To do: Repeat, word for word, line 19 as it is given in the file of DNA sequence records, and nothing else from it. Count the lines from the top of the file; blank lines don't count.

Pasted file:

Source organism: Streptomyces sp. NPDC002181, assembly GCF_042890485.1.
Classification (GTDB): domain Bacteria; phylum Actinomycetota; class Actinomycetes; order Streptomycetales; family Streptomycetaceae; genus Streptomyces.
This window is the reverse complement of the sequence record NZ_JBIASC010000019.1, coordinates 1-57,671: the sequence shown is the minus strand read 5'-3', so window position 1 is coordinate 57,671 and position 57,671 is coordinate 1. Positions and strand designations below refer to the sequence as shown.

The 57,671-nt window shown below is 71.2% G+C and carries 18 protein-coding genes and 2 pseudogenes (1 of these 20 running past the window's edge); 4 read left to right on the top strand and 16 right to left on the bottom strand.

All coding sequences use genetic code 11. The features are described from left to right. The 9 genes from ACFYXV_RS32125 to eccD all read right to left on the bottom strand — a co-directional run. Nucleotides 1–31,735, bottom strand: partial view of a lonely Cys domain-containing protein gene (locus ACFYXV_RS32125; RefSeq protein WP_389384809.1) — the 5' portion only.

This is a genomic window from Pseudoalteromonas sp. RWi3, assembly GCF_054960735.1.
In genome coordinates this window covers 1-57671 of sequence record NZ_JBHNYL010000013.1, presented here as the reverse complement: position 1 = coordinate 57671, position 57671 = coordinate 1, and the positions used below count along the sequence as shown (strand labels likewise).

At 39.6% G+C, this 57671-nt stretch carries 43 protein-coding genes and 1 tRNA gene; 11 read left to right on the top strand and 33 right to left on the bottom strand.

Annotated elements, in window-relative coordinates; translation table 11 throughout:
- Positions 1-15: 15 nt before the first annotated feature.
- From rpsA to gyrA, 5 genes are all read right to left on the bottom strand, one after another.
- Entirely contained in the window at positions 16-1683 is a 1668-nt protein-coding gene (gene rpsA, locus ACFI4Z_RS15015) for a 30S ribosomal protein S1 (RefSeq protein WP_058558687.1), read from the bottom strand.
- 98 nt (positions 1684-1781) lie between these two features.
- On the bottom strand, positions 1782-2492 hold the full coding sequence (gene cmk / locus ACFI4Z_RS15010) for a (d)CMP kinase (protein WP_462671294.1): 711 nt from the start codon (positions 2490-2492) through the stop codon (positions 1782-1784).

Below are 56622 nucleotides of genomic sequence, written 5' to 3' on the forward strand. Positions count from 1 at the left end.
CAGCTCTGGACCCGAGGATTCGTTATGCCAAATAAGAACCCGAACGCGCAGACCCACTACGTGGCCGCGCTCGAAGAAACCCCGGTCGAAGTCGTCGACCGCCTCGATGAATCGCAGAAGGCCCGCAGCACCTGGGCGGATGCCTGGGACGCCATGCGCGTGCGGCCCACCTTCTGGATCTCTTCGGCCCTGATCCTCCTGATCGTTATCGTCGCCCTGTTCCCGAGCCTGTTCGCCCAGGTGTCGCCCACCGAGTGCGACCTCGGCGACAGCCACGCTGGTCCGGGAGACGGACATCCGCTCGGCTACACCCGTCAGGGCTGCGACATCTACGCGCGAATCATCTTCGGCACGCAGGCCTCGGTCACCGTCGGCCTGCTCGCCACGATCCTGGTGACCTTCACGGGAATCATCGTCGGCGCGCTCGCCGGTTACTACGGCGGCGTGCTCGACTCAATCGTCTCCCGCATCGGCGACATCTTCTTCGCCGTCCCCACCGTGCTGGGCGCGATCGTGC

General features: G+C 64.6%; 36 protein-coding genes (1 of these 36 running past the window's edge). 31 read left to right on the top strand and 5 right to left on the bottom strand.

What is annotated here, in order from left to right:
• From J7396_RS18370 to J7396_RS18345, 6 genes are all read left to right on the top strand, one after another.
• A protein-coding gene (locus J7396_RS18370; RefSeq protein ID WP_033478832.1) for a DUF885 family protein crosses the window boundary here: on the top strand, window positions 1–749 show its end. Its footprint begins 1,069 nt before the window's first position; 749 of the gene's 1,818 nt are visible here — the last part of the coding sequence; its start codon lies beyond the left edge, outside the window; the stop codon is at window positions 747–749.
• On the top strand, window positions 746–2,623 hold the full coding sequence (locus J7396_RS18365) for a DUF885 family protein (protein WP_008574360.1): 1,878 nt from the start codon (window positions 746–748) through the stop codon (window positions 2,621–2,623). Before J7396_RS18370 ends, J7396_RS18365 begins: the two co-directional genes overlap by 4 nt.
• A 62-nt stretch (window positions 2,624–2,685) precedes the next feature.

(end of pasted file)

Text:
• From J7396_RS18370 to J7396_RS18345, 6 genes are all read left to right on the top strand, one after another.